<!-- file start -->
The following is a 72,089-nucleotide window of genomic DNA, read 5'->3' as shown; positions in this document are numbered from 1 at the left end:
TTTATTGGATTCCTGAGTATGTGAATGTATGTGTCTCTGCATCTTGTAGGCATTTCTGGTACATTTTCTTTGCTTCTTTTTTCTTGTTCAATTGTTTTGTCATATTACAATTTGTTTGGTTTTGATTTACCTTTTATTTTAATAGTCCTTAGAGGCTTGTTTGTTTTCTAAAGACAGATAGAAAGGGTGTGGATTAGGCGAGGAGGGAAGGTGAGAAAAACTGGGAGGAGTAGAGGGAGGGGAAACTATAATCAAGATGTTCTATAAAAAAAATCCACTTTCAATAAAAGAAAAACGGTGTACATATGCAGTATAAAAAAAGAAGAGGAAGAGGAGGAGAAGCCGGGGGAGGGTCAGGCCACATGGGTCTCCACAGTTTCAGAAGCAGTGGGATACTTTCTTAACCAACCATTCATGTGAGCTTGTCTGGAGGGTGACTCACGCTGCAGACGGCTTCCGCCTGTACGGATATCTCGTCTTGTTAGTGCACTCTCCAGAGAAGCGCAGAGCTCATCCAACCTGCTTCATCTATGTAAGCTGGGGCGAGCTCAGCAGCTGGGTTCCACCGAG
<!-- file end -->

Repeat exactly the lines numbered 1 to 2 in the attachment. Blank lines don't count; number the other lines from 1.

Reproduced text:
The following is a 72,089-nucleotide window of genomic DNA, read 5'->3' as shown; positions in this document are numbered from 1 at the left end:
TTTATTGGATTCCTGAGTATGTGAATGTATGTGTCTCTGCATCTTGTAGGCATTTCTGGTACATTTTCTTTGCTTCTTTTTTCTTGTTCAATTGTTTTGTCATATTACAATTTGTTTGGTTTTGATTTACCTTTTATTTTAATAGTCCTTAGAGGCTTGTTTGTTTTCTAAAGACAGATAGAAAGGGTGTGGATTAGGCGAGGAGGGAAGGTGAGAAAAACTGGGAGGAGTAGAGGGAGGGGAAACTATAATCAAGATGTTCTATAAAAAAAATCCACTTTCAATAAAAGAAAAACGGTGTACATATGCAGTATAAAAAAAGAAGAGGAAGAGGAGGAGAAGCCGGGGGAGGGTCAGGCCACATGGGTCTCCACAGTTTCAGAAGCAGTGGGATACTTTCTTAACCAACCATTCATGTGAGCTTGTCTGGAGGGTGACTCACGCTGCAGACGGCTTCCGCCTGTACGGATATCTCGTCTTGTTAGTGCACTCTCCAGAGAAGCGCAGAGCTCATCCAACCTGCTTCATCTATGTAAGCTGGGGCGAGCTCAGCAGCTGGGTTCCACCGAG